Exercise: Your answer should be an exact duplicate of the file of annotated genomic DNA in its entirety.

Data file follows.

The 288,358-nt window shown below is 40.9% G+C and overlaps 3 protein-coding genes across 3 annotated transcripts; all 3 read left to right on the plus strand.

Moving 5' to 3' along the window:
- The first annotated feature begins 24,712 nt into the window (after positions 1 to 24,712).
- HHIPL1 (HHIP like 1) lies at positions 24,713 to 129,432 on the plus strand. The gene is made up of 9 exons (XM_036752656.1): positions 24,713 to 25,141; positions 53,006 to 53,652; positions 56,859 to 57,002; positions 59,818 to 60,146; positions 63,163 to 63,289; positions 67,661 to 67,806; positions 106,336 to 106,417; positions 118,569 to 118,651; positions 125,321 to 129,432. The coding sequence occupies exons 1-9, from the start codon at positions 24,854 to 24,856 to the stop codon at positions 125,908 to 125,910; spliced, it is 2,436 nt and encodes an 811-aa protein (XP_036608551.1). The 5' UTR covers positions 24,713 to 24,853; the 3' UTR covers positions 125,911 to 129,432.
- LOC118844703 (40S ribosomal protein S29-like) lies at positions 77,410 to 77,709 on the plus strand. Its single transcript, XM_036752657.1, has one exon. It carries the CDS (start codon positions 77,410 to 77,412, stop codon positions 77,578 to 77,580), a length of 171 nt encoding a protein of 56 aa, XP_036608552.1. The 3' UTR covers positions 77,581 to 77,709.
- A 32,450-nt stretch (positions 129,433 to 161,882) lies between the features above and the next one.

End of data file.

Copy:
The 288,358-nt window shown below is 40.9% G+C and overlaps 3 protein-coding genes across 3 annotated transcripts; all 3 read left to right on the plus strand.

Moving 5' to 3' along the window:
- The first annotated feature begins 24,712 nt into the window (after positions 1 to 24,712).
- HHIPL1 (HHIP like 1) lies at positions 24,713 to 129,432 on the plus strand. The gene is made up of 9 exons (XM_036752656.1): positions 24,713 to 25,141; positions 53,006 to 53,652; positions 56,859 to 57,002; positions 59,818 to 60,146; positions 63,163 to 63,289; positions 67,661 to 67,806; positions 106,336 to 106,417; positions 118,569 to 118,651; positions 125,321 to 129,432. The coding sequence occupies exons 1-9, from the start codon at positions 24,854 to 24,856 to the stop codon at positions 125,908 to 125,910; spliced, it is 2,436 nt and encodes an 811-aa protein (XP_036608551.1). The 5' UTR covers positions 24,713 to 24,853; the 3' UTR covers positions 125,911 to 129,432.
- LOC118844703 (40S ribosomal protein S29-like) lies at positions 77,410 to 77,709 on the plus strand. Its single transcript, XM_036752657.1, has one exon. It carries the CDS (start codon positions 77,410 to 77,412, stop codon positions 77,578 to 77,580), a length of 171 nt encoding a protein of 56 aa, XP_036608552.1. The 3' UTR covers positions 77,581 to 77,709.
- A 32,450-nt stretch (positions 129,433 to 161,882) lies between the features above and the next one.